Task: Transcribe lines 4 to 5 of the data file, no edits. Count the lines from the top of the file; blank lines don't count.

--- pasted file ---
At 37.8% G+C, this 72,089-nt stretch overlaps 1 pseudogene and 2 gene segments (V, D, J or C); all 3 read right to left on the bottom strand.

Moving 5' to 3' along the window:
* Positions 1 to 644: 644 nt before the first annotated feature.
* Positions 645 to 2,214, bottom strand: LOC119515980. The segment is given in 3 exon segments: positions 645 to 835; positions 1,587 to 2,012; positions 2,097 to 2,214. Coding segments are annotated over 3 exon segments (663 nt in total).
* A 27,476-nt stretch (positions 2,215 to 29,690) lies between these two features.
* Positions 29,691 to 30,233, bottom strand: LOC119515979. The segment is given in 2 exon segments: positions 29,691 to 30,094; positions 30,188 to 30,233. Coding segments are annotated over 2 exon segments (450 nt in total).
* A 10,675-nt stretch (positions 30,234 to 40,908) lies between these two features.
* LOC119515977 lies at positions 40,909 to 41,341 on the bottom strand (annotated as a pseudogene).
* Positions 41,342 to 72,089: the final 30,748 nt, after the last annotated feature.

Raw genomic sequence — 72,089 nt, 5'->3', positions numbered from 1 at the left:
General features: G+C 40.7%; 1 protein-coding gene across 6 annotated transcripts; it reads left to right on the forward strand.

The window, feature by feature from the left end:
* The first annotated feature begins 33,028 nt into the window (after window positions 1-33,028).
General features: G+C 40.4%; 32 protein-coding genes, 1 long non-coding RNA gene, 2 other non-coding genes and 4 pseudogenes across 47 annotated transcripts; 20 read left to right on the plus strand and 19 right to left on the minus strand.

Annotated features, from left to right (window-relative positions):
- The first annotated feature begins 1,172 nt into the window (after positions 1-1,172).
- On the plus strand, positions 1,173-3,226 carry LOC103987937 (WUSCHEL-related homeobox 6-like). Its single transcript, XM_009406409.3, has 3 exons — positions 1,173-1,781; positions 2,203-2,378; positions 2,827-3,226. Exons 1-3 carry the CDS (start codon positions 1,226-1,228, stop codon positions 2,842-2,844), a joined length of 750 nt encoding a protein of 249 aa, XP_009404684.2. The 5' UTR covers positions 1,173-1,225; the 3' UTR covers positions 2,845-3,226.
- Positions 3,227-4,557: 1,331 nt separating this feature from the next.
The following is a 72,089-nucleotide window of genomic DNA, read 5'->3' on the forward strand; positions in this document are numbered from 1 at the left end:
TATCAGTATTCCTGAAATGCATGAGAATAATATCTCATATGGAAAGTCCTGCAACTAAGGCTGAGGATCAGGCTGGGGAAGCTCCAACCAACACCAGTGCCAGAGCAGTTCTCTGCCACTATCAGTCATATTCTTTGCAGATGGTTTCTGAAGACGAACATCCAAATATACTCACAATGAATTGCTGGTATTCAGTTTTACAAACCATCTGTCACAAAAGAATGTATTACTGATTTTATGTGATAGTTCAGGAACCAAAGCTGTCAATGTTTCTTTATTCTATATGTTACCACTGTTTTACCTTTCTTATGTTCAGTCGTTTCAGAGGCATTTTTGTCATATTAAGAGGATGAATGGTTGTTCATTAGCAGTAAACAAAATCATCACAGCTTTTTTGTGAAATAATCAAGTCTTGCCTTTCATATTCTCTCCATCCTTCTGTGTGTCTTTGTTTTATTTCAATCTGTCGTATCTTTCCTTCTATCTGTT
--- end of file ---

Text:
* Positions 645 to 2,214, bottom strand: LOC119515980. The segment is given in 3 exon segments: positions 645 to 835; positions 1,587 to 2,012; positions 2,097 to 2,214. Coding segments are annotated over 3 exon segments (663 nt in total).
* A 27,476-nt stretch (positions 2,215 to 29,690) lies between these two features.